Swine Flu (H1N1) Symptoms and How it Spreads

In April of 2009, the virus known as the “Swine Flu” or “N1H1” made itself known in the United States. By the 29th day of October in the year 2009, it was reported that by the end of July, it is believed that nearly six million living in the United States actually had this devastating version of influenza.

This is one hundred and forty times the amount of the actual number of cases that were reported at that time. Although vaccinations are now being offered in certain areas, the Swine Flu or N1H1 is continuing to spread. It is important that you are able to identify the Swine Flu symptoms, and that you have an understanding of how this potentially fatal condition spread.

In the earliest days of the Swine Flu, many were given the impression that this disease came as a consequence of humans working with and/or near diseased pigs. Today, it is known that this influenza strain is strictly a human condition.

To those who have contracted the illness, acquired it from human to human transmission. Interestingly enough, when scientists examined this particular strain of the H1N1 Swine Flu, they discovered that it had actual genes derived from viruses that affect pigs, birds, as well as humans. As the virus affects an individual, it actually goes through a metamorphic process in which it changes prior to spreading to another person. This, in part, is what has made it such a challenging condition to treat and prevent.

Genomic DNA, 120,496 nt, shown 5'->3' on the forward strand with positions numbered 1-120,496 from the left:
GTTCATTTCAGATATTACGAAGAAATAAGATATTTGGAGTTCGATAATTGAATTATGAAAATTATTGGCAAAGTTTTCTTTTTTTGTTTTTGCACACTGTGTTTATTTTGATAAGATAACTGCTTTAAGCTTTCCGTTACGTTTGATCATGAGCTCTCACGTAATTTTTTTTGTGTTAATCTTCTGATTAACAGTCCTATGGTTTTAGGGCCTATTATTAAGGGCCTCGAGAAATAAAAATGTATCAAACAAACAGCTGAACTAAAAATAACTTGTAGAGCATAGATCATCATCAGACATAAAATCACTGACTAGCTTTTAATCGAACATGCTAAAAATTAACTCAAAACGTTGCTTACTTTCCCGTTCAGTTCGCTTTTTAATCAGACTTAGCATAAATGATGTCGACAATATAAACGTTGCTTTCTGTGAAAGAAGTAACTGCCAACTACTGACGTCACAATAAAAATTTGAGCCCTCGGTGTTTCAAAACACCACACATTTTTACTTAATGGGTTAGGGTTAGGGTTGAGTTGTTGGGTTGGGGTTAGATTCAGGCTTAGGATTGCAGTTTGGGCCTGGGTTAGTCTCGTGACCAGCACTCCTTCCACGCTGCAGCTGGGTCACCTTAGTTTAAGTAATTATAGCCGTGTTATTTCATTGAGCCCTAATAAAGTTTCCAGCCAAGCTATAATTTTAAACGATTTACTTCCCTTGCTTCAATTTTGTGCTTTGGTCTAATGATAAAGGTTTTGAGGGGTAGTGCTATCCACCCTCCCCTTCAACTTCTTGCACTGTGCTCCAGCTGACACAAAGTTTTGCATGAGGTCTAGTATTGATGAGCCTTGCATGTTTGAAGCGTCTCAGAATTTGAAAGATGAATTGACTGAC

There are many unique names associated with this influenza strain. The most common name is the “Swine Flu”. The Center for Disease Control identifies the virus as the “2009 H1NI Virus”. However, other names include:

Novel H1N1


Quadruple Assortment H1N1

2009 Pandemic

Swine Flu H1N1

2009 H1N1 Type A Influenza

Seeing that the virus changes so rapidly, individuals do not possess what is referred to as a “Natural Immunity” to the condition. There are vaccinations for the standard influenza and for the H1N1 virus, but even the effectiveness of these vaccinations are still under evaluation.

The Symptoms of the Swine Flu H1N1 are similar to the traditional influenza. These include the following:

A fever that is at or exceeds 100.4 °F

High levels of fatigue

Pain in the head and neck

Drainage from the nose

Soreness in the throat

A mild to severe cough

Complications in breathing

A loss of appetite

Muscles that ache

Gastrointestinal challenges such as vomiting and diarrhea

Not all individuals experience the same symptoms when it comes to the Swine Flu. Many just have few symptoms and others may have more symptoms. The main thing to watch for is a fever. If you have a fever with other symptoms, you may need to make an appointment with a doctor. If the medical professional suspects that you have the Sine Flu H1N1, you will likely be prescribed antiviral medication and bed rest.